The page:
Dow, S&P, & Bitcoin Soar To Record Close As Dollar & Gold Sink

Consumer Confidence tumbled…

Source: Bloomberg

…COVID cases are soaring, lockdowns are crushing small businesses, and ‘hope’ is fading fast…

Source: Bloomberg

…so Buy The F**king Record Highs in stocks and dump the dollar, bonds, and gold (because who needs ‘protection’ when there is Yellen, vaccines, and stimulus-y hopes).

As we noted earlier, The Dow topped 30k for the first time today – all thanks to $14 trillion in global liquidity puked into the markets (not the economy)…

Source: Bloomberg

Bitcoin also closed at a record high (not quite intraday high), above the $19,100 close on Dec 16thm 2017…

Source: Bloomberg

The reopening/work-from-home trade continues to hold its recent rotation but is not extending…

Source: Bloomberg

Bank stocks soared today…

Source: Bloomberg

But energy stocks continued their massive surge (as healthcare lagged)…

Source: Bloomberg

Extending its month’s massive gains…

Source: Bloomberg

Another day, another short-squeeze. This is just endless since the election!

Source: Bloomberg

Momentum continued its carnage relative to value…

Source: Bloomberg

This 13-day crash is the same 30.6% as we saw in May/June… which is equal to the 2009 collapse…

Source: Bloomberg

If “greed is good”, then “extreme greed is better”…

Source: CNN

And no one needs any protection…

Source: Bloomberg

Which perhaps explains the plunge in gold, breaking below $1800 intraday…

…finding support at the 200DMA…

Source: Bloomberg

And the selling of bonds (30Y up 8bps in the last two days, 2Y flat)…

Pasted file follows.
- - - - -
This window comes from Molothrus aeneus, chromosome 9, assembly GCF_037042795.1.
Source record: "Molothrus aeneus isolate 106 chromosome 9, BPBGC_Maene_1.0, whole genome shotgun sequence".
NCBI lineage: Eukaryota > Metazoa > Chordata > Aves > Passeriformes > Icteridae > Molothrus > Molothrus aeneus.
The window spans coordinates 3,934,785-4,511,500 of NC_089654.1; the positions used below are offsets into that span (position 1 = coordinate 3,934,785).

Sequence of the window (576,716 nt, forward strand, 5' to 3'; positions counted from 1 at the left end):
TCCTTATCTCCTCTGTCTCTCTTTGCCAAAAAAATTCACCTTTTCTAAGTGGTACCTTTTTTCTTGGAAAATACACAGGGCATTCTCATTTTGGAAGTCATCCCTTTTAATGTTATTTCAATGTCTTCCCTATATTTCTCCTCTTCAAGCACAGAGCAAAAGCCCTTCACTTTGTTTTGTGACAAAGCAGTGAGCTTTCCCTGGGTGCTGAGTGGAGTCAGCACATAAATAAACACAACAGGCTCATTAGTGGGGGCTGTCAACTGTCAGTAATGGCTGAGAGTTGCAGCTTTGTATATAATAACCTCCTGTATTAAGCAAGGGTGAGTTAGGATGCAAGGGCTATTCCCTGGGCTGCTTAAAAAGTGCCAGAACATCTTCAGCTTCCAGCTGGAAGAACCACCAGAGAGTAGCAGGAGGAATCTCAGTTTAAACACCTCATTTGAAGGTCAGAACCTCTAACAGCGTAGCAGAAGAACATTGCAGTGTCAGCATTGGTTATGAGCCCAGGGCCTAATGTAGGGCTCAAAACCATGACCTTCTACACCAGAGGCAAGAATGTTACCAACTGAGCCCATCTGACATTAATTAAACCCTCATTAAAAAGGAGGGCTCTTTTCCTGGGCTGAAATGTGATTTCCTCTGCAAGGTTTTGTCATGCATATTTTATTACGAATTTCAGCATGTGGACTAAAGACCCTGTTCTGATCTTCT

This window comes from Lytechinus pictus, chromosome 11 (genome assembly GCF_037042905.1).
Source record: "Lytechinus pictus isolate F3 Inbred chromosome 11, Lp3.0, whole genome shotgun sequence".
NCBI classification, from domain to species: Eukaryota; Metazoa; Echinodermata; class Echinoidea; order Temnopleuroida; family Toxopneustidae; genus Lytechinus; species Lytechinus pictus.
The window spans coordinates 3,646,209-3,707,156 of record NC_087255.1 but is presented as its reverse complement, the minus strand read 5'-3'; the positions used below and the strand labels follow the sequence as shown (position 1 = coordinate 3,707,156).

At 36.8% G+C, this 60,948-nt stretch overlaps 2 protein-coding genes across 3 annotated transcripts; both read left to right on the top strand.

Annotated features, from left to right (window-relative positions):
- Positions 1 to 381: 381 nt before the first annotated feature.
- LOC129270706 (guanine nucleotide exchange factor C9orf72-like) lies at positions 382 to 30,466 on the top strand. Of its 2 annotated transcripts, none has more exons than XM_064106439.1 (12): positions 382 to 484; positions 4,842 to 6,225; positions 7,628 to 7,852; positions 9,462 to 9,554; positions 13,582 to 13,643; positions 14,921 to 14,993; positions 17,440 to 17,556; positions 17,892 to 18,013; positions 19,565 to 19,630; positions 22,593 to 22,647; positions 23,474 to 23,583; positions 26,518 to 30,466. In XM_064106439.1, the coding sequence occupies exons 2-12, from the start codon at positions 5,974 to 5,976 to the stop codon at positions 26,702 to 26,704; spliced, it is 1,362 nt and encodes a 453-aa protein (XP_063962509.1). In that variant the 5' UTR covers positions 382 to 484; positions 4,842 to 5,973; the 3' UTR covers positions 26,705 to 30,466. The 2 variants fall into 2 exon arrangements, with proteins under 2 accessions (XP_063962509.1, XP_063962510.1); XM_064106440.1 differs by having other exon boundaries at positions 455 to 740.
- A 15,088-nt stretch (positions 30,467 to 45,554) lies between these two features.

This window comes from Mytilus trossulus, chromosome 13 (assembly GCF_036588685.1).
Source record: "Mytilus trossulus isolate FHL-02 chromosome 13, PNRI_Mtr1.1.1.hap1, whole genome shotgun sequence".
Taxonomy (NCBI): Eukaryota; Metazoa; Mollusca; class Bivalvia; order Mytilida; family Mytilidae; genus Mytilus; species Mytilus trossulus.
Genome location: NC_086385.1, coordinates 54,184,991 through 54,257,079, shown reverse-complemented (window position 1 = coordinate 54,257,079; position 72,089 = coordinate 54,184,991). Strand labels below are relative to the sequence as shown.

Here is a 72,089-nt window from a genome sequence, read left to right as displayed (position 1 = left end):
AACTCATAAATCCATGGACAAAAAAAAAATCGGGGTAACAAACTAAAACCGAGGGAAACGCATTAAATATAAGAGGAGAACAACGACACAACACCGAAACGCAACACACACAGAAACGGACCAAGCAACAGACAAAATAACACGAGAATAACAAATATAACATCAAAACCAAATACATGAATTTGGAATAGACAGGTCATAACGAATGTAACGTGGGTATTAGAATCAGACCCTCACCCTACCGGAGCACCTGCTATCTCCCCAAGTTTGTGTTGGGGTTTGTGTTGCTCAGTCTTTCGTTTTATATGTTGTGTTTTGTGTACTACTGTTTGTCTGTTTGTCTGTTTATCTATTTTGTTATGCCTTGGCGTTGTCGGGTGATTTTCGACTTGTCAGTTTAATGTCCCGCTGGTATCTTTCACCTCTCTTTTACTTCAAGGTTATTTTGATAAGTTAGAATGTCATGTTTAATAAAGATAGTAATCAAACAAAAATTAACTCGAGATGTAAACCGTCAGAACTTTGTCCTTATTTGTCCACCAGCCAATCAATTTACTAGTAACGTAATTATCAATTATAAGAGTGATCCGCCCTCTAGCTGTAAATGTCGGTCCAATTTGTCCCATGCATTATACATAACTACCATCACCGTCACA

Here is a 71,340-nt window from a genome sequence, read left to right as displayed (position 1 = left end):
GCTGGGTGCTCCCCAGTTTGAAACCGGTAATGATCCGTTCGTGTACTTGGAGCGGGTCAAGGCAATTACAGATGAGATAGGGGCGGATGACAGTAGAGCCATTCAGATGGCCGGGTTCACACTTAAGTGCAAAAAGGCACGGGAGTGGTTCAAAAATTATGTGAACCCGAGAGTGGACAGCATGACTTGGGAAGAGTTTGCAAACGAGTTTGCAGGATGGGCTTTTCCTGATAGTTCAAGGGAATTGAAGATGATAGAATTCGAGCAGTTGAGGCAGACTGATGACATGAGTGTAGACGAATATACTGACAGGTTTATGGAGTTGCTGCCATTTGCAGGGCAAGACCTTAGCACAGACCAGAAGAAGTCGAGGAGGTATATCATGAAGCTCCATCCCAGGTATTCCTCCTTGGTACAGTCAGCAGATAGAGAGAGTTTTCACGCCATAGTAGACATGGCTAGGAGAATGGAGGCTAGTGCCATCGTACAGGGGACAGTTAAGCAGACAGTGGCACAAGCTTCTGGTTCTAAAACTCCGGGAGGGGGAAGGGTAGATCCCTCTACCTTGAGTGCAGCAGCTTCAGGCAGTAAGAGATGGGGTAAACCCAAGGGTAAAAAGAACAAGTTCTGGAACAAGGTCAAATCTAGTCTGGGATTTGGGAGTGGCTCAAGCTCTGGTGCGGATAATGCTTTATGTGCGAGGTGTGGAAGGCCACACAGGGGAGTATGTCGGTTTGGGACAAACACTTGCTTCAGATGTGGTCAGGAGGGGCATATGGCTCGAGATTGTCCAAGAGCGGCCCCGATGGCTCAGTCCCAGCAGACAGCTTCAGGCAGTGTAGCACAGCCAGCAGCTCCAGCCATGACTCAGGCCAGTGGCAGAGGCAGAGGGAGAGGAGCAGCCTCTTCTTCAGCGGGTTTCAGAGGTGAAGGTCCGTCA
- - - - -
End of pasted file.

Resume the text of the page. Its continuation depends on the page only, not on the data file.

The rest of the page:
Source: Bloomberg

The correlation between bitcoin and gold has entirely reversed…

Source: Bloomberg

The dollar chopped around the last 24 hours, but ended down today…

Source: Bloomberg

…falling to its weakest against its fiat peers since April 2018…

Source: Bloomberg

While gold and silver sank today, oil prices jumped with WTI back above $45 (its highest since March)…

And copper soared back to 2018 highs…

Source: Bloomberg

The surge in copper sent the copper/gold ratio to its highest since January and implies 10Y Yields should be 120bps higher than they currently are (or copper/gold should plunge)….

Source: Bloomberg

Finally, it seemed appropriate to give John Hussman the final words today as The Dow reaches record highs amid capitulation in the face of overwhelming liquidity…

One of the remarkable features of financial television is the single-minded focus of its talking heads on the latest move – their full-fledged immersion in the now. In contrast, the thinking of a disciplined value-investor is primarily on the long-term and the complete cycle. Our measures of market internals are certainly helpful in navigating shorter periods of speculation and risk-aversion. Still, investors who abandon the Iron Law of Valuation are inviting a world of pain.

Take a set of future cash flows and the current price of those cash flows: the relationship between the two reflects the rate of return that investors can expect to attain over time. That’s not a theory, it’s just arithmetic.

The CNBC interview with Jeremy Grantham offered a striking example of the difference between long-term and short-term thinking. Even as Grantham reiterated the extreme valuation concerns he discussed a few months ago, the interviewer countered, “Markets have risen since then. Why are you still convinced?”

Grantham responded, “Actually, it works quite the other way around. The more spectacular the rise, and the longer it goes, the more certainty one can have that you’re in a real McCoy bubble.”

At the most extreme valuations in history, that proposition might, and should, be obvious, but it simply did not compute in the short-term thinking of the anchors – one whose furrowed brow and scrunched facial expressions vacillated between annoyance, ridicule, and derision. The post-interview discussion instead included this interchange:

“I mean, last time around when you talked to him and he called it a bubble, it did seem a little more plausible. It seems like he’s doubling down.”

“You start to weigh out the possibilities that he could be missing a further rally in the markets.”

Oh, man. The unwinding of this bubble is going to be painful.

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